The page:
It is, after all, how you got into this mess in the first place.
An evening walk, a talk until sunrise, a glass of wine, and that song on the jukebox. Infatuation, love, commitment, sex. This is how it happens.
Romance, relationship, and the physical expression of both is what—essentially—brings about parenthood and yet, those very things often seem alien and unattainable after a baby’s birth.
On one hand, couples often enjoy a new level of closeness after the birth of a child. Finally, you are a family. You share a common set of worries, a mission, and a previously unimaginable capacity for love and compassion.
Running alongside this new current of camaraderie, like a twisted barbed wire fence, is the feeling that while in many ways your and your partner are closer than ever, you are also quite changed—instantly—and therefore somewhat foreign and fumbling.
Before baby, you were Hot Lips. After? Mama—an actual new identity to add to a new body, new hormones, and a taxing new nighttime routine. This is what doulas refer to when they describe “the new normal,” however, to the postpartum parent, the slew of new feels anything but.
Katrina, a St. Paul adoptive mother of two and first time birth mother was surprised by the emotional side effects brought on by the physical changes of pregnancy. “I didn’t expect to feel so physically vulnerable,” she says, admitting that although she didn’t actually fear her husband, she felt frightened when he ran his hands over her C-section scars and residual sagging stomach. Their first intimate experience actually went quite well, with both achieving orgasm, however Katrina felt as if she were “having sex while in someone else’s body.”
The body image issue is almost universally problematic for new parents.
Most mothers focus on the extra baby weight, but express other concerns as well: stretch marks, incision scars, sagging breasts, varicose veins, swollen feet, a traumatized perineum, and leaking nipples. Yep.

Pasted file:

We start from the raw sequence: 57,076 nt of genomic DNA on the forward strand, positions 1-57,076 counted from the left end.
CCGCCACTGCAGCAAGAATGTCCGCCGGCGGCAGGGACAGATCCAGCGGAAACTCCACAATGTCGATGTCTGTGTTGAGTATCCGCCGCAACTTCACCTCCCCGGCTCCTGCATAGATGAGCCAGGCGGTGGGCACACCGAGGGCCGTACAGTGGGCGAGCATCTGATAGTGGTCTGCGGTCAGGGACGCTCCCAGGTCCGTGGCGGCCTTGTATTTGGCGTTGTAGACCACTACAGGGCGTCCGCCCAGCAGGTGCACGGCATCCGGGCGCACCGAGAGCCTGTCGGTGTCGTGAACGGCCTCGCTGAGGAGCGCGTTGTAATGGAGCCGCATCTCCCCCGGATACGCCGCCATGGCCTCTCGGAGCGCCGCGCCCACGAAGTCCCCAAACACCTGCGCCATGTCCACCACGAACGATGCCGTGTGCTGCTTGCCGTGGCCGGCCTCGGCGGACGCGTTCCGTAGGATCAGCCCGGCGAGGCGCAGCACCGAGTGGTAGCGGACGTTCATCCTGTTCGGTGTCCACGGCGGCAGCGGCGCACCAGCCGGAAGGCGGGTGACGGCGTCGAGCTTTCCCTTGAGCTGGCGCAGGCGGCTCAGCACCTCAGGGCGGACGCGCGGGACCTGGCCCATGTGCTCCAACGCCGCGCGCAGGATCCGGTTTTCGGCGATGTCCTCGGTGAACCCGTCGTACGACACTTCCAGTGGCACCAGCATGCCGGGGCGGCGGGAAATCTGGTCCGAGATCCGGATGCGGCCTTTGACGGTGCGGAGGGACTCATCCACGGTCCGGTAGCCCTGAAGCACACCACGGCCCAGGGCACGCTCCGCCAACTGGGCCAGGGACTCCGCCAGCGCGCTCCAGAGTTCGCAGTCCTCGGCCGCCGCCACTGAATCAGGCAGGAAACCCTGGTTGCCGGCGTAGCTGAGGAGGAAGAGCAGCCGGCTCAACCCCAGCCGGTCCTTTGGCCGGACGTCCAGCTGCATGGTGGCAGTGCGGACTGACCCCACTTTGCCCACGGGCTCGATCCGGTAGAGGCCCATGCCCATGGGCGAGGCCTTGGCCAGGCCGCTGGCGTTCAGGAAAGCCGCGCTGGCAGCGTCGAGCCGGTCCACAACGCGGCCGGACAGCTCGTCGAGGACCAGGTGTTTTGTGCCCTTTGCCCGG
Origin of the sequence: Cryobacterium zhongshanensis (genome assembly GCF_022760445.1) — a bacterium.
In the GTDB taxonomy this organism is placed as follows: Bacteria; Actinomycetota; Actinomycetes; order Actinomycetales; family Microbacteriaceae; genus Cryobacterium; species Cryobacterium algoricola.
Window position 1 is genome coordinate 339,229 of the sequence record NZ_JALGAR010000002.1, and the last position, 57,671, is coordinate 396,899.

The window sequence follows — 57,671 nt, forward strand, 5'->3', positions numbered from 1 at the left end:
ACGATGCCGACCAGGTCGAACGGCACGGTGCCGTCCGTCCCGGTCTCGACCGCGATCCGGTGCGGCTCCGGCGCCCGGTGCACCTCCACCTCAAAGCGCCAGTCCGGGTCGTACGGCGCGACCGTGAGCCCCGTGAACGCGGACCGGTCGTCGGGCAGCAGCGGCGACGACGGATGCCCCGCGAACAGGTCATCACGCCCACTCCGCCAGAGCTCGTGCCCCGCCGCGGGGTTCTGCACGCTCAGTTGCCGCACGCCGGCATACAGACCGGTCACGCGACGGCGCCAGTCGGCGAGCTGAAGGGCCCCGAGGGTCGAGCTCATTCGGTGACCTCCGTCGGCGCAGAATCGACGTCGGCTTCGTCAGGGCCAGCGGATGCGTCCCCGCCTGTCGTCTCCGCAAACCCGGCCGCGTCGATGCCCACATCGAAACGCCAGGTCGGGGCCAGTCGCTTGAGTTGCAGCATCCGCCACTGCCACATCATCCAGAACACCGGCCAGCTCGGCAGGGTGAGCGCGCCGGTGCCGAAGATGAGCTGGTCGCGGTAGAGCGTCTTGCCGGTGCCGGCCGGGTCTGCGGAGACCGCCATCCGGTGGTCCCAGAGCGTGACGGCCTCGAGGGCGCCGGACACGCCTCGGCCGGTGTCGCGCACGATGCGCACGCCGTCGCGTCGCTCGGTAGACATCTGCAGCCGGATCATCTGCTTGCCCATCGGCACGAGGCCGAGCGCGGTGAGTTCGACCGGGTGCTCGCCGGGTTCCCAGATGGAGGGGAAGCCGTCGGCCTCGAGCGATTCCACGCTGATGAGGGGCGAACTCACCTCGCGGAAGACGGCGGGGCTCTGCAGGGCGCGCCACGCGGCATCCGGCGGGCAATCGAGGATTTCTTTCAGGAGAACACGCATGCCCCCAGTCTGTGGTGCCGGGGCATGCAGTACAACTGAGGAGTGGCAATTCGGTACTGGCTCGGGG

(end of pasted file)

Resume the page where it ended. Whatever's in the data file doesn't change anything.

You could write a book on society’s influence and just what women are up against when—while nursing their newborn—they are faced with a Victoria’s Secret commercial. They are reminded—constantly—of what is supposedly considered desirable. The message that the general hum of pop culture sends is so deafening that a new mother can’t even hear when her partner tells her that she is beautiful.
Says Lisa Erbes, Minneapolis based lactation counselor, childbirth educator, and doula, “Mom needs to talk about her body changes with her partner and be willing to hear and believe that her partner still finds her sexy and beautiful. Partners are often quite turned on by the changes and curves that come with pregnancy and motherhood and women don’t even consider that! When a partner says they find Mom sexy…it’s true!”
Partners, friends, practitioners, and neighbors could and should drown out the media shove of unrealistic and unhealthy physical standards by complimenting new mothers on the very things that make them unique. We may be a long way from praising stretch marks; however, we can view them as proof of a strong woman and we can compliment that woman on how lovely she looks with a baby in her arms. We can choose to glorify the right kind of beauty.
Occasionally, a partner will be put off by the transition to motherhood, but rarely for the reasons a woman might suspect. Sometimes witnessing traumatic birth might make the other parent feel hesitant around the woman’s body, having seen it go through so much. Of course, sometimes it simply takes a while to reconcile the pure and noble idea of a “mother” with the irresistible “lover.”